[UPDATE: As of March 2019, this also works for ATT / NiTel setups]
I had to deal with a most interesting network issue with Comcast Business Fiber. Comcast Business Fiber and Metro Ethernet both use an interesting way to get the static IPs to the customer. In my example, the LAN will be 10.1.1.x/24, Comcast will give you two blocks, a 22.214.171.124/30 for routing and a 126.96.36.199/28 for your use as public IP addresses.
What Comcast [or ATT/NiTel] is saying is you will setup the /30 as you normally do, then use the ARP of 188.8.131.52 to route your 184.108.40.206/28 packets. Confused, I will explain it at the end, but for now, lets look at the Sonicwall setup:
Setting up the Sonicwall for the /30 is very simple, you set it up like any other as Comcast gives you the basics. For our Example:
220.127.116.11/30 would break out as:
- 18.104.22.168 – Network address [unusable]
- 22.214.171.124 – Comcast Router [set as your Gateway]
- 126.96.36.199 – Customer useable address [This would be the address you would set X1 WAN to]
- 188.8.131.52 – Broadcast [unusable]
As you see from the picture above, this is very simple and is standard for almost all Comcast setups.
Now for the tricky part, 184.108.40.206/28. Now, Comcast, for some reason, decided to send this through the Gateway as 220.127.116.11. Your router must support Layer 2 if you want to break it out to a separate router. Instead, for this discussion, I want 18.104.22.168/28 to be used by the Sonicwall. Where you would lose 22.214.171.124 [Network] and 126.96.36.199 [Comcast Gateway] the good news is this gives you 188.8.131.52 through 184.108.40.206 for your use. You actually get MORE IPs to use and we all know that’s important. But how do we set this up, Uncle Carl? We don’t have a ROUTER IP address!! Help me Obi-wan…
Setup your range in the Sonicwall under “Network” -> “Address Objects”
In this case, I just called “Comcast-220.127.116.11-Fiber-IPs”. Notice that /28 = 255.255.255.240 for the Netmask. You will need this later for the route.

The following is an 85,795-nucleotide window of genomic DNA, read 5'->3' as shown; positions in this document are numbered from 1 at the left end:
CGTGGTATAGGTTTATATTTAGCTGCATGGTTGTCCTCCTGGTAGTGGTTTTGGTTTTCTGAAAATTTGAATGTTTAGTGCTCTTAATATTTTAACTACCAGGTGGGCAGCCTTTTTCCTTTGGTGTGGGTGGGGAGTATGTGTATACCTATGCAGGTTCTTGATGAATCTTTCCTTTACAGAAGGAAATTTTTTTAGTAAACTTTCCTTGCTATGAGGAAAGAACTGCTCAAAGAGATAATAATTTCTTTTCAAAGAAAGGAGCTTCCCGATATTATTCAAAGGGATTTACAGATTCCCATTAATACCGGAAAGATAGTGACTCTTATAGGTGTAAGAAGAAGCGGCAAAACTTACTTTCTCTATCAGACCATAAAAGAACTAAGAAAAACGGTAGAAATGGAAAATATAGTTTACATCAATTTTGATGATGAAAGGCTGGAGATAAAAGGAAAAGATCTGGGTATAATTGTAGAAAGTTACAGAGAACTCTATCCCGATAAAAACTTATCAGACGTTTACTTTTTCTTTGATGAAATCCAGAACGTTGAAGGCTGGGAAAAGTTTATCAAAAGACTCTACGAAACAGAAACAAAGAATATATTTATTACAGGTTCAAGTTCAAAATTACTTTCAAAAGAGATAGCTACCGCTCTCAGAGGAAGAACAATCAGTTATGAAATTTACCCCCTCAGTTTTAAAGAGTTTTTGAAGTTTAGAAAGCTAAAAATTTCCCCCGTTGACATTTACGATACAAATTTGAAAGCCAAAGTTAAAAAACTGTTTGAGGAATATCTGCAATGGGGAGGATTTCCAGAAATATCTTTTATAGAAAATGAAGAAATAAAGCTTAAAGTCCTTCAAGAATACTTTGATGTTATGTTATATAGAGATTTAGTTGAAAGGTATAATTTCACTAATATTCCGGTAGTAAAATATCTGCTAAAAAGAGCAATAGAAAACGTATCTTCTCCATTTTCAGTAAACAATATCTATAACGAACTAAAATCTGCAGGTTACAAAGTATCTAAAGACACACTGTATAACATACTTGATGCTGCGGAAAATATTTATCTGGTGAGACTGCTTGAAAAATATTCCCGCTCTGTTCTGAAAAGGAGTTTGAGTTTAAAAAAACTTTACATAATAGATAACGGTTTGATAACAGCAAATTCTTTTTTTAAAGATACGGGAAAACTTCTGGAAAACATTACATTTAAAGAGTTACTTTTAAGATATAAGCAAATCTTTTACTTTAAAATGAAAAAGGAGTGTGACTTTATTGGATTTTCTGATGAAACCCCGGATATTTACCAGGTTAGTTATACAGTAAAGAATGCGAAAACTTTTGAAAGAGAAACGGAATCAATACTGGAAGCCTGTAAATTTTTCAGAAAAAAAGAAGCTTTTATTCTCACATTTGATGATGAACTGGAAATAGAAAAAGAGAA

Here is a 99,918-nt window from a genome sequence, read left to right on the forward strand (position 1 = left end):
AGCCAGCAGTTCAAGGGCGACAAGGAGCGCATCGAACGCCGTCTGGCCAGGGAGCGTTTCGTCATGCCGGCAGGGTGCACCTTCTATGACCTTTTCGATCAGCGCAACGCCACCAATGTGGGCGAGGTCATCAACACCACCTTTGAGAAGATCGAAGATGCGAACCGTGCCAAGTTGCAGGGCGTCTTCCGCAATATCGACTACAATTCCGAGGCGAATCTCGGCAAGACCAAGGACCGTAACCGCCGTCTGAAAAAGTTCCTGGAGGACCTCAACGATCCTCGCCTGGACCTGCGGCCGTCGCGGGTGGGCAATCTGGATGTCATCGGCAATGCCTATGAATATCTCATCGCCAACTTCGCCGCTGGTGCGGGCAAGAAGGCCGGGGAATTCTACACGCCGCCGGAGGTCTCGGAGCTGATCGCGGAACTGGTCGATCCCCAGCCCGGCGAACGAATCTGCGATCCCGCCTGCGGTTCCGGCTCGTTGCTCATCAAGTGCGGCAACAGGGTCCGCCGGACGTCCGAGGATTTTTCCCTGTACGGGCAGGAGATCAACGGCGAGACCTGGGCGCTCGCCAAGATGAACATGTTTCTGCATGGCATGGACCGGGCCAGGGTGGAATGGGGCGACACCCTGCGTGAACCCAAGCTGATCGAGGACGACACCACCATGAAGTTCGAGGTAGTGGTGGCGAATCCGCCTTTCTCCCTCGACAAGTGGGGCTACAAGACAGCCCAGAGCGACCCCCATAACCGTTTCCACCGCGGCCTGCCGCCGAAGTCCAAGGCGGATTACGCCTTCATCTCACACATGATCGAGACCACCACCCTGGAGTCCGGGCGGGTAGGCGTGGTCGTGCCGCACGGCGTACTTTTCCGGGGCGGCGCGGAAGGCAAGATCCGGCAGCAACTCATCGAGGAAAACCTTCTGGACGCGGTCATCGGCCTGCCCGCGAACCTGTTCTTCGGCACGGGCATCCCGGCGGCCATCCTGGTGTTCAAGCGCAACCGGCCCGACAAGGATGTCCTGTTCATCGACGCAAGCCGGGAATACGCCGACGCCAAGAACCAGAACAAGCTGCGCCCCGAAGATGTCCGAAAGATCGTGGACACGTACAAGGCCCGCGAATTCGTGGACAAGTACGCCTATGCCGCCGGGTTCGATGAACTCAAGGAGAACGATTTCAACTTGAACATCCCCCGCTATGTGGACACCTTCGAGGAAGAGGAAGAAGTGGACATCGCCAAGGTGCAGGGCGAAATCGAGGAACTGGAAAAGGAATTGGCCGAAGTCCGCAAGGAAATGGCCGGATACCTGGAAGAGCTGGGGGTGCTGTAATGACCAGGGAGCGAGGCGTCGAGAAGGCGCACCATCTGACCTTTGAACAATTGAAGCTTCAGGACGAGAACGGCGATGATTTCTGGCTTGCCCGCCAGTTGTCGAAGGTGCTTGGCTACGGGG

Now for the “Secret Sauce”, you need to add an ARP address on your X1 interface for each of the 18.104.22.168/28 addresses you want to use. In my example, I want to use 22.214.171.124. So, create an ARP using “Network” -> “ARP” and under “Static ARP Entries” click on [ADD…].
You should repeat this for each IP address you want to use in your 126.96.36.199/28 range.
Now, we need to tell the Sonicwall where to send any outbound requests for these 188.8.131.52/28 IP addresses. Click on “Network” -> “Routing” and scroll down to the “Route Policies” and click on [Add…].
Now, just add Address Objects for your 2.3.4.x IPs and NAT policies as you normally would. You can search the internet for instructions.
But how does this work? Why does it work? There’s no Gateway. We did not set this up using the regular “Network” -> “Interface” for 184.108.40.206/30. That’s because what the Sonicwall will do is send all packets for remote internet IP addresses as ARP requests. The Sonicwall knows to put the request on X1 and do a ARP request [remember the 0.0.0.0 we put as Gateway?]. For example, if 220.127.116.11 wants to talk to 18.104.22.168, the packet is sent as a ARP request for 22.214.171.124 [who has 126.96.36.199?] and the ARP address of the local Comcast router responds as the next hop, which is called a “Proxy ARP”. Now your 188.8.131.52 request knows to go via the MAC address of the Comcast router thanks to the ARP response.
I hope this helps fellow Sonicwall users as it’s actually easy once you understand how to do it.
For more information, or where I got my ideas:
DELL Sonicwall – Configuring Multiple WAN Subnets Using Static ARP with SonicOS Standard
And various articles on “IP routing gateway to ARP” look up.